This classical music podcast explores the history and lives of some of western classical music's most famous composers and musicians. Classical music is filled with very colorful personalities and riddled with drama of all kinds, from political intrigue to failed romances and everything in between. Through the course of the show, we will discuss composers and musicians from the distant past all the way to the present, beginning with the greatest, JS Bach. -Please rate, review, and subscribe ...
 
The English Language Broadcast of Radio Exterior de España has been on the air since 1944. Our daily broadcasts seek to inform listeners about goings-on in Spain, as well as offer a Spanish perspective on world events. News, sports and weather, presented live, are followed on weekdays by a variety of different programs on subjects ranging from art and culture to history, politics, and the latest trends. These programs can be heard again at the weekend.
 
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Tall Poppies

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Tall Poppies

Breandáin O'Shea

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Breandáin O'Shea is a journalist who has been working internationally for decades. He is constantly amazed at the number of Australians – high profile or otherwise – living outside Australia – who have remarkable careers and what’s more, remarkable stories to tell. In Tall Poppies: The Podcast, Breandáin sits down with one of these inspiring Aussies each episode to chat about their work, living abroad and their passage to international success. Of course he also discusses how growing up in A ...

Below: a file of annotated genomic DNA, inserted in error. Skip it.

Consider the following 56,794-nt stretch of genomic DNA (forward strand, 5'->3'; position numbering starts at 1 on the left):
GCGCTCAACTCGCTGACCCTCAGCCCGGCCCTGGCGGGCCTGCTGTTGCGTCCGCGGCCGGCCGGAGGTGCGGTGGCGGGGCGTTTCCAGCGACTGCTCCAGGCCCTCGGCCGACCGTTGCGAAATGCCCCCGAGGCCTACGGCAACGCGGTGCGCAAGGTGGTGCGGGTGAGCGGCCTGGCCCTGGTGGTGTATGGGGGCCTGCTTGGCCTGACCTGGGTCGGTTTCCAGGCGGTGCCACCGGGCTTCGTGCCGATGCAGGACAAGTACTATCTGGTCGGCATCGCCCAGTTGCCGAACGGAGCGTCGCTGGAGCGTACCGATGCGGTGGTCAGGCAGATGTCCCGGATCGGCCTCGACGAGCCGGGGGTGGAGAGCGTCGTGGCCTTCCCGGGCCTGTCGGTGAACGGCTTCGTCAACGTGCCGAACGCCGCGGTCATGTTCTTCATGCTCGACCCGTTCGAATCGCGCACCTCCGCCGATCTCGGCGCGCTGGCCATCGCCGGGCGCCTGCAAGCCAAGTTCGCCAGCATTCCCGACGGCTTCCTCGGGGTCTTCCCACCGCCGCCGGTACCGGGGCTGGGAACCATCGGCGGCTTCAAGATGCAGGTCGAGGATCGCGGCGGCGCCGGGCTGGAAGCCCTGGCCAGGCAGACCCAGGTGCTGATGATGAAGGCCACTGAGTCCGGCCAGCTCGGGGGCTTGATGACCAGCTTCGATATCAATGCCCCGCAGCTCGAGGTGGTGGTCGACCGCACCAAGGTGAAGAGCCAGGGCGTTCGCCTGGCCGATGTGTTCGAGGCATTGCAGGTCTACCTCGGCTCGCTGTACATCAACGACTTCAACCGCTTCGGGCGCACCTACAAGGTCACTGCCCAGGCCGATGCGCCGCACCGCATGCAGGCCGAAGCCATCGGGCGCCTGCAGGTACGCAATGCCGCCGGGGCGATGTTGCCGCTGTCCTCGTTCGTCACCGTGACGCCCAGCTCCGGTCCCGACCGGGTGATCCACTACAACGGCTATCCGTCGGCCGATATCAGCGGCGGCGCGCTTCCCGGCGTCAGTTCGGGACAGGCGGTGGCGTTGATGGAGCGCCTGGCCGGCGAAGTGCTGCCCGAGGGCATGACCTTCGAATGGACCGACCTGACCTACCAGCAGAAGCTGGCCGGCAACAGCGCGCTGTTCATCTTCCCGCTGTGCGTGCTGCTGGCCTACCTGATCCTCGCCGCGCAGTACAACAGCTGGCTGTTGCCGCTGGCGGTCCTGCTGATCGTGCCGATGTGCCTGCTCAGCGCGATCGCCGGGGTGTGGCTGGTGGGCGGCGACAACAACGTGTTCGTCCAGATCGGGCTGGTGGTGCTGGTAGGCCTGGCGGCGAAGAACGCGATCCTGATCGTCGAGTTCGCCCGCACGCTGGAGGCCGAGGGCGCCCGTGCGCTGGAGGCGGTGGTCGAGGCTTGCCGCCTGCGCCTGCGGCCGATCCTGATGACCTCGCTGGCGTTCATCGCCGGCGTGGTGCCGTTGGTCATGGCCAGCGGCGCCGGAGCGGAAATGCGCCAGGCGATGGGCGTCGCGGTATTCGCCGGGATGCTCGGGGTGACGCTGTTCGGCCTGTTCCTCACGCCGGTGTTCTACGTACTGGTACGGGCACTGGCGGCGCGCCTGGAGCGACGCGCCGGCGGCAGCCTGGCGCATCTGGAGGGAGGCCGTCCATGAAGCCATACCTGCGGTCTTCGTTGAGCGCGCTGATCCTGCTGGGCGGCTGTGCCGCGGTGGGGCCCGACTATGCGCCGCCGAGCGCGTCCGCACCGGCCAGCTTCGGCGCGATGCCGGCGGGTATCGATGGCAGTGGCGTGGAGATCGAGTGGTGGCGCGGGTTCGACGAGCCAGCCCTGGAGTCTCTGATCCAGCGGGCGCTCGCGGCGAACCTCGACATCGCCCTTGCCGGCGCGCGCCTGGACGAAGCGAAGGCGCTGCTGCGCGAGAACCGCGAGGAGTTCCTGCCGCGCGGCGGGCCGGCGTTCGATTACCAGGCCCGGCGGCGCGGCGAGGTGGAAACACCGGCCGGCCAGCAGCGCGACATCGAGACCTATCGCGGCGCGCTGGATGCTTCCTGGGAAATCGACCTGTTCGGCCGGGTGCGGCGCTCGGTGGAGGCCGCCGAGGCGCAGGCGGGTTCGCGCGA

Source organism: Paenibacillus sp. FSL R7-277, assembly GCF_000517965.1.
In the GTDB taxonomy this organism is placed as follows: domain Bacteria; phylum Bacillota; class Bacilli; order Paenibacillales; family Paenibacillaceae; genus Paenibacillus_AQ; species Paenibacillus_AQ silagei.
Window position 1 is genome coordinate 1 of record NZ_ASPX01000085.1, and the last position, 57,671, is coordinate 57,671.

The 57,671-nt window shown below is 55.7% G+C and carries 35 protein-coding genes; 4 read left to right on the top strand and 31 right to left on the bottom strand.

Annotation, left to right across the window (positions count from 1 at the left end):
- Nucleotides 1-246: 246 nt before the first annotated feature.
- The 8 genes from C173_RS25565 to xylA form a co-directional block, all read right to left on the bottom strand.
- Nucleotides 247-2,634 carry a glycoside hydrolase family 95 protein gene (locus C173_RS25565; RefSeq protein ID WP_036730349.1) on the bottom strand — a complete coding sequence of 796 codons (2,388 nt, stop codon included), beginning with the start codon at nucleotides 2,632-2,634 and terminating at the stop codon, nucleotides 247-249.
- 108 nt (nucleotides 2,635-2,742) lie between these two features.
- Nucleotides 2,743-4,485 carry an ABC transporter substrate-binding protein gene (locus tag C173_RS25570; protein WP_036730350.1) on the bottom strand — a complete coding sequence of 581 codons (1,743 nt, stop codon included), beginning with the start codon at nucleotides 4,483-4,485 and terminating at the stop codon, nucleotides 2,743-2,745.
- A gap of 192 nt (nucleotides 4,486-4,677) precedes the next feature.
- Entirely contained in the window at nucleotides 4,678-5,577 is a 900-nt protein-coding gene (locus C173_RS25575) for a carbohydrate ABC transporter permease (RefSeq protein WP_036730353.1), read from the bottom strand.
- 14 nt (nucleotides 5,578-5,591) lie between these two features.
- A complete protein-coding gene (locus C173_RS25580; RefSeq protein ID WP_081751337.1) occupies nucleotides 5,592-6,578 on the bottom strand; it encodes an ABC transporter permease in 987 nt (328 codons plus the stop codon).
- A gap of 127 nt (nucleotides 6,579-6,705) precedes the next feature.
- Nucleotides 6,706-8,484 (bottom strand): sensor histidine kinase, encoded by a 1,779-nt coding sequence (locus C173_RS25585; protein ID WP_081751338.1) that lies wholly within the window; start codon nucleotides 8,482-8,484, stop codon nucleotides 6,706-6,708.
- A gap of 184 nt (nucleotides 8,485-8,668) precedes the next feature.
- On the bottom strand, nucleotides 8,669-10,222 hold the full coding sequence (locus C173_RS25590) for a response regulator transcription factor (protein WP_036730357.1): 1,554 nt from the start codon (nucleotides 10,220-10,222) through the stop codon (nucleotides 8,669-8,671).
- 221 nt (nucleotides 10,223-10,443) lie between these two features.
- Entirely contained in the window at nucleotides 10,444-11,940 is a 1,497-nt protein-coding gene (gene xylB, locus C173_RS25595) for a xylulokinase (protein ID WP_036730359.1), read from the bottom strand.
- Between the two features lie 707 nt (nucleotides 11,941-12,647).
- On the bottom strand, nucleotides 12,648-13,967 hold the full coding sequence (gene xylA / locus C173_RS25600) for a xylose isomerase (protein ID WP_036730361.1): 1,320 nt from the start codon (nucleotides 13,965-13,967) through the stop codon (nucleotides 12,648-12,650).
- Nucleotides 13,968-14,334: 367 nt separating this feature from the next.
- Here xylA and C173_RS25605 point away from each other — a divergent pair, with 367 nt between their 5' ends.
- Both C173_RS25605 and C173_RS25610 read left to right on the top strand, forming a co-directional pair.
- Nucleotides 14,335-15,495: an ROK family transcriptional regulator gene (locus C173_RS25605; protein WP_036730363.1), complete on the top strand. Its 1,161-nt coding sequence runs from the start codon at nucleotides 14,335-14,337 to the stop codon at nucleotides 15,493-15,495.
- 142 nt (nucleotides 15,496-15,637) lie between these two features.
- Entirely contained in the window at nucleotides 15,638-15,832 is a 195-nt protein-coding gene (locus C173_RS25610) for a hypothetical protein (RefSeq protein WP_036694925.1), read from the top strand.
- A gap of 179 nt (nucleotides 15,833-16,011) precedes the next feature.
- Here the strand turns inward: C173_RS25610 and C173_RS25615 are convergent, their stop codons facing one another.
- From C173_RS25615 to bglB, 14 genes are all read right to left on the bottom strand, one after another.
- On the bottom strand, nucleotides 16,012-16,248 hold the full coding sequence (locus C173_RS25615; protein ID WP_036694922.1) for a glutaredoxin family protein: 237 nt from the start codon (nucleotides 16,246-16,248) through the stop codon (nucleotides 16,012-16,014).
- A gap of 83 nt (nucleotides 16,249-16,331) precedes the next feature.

Clarinet Corner is an exploration of music involving the clarinet. The show features music across genres including: classical, jazz, world, film music, and rock. And the lively conversation includes topics such as: musical history and practice, social justice, playing in a film orchestra, and colorful stories about jazz players. You don't have to be a clarinet player or a musician to join in, host Tim Phillips makes the show accessible to everyone!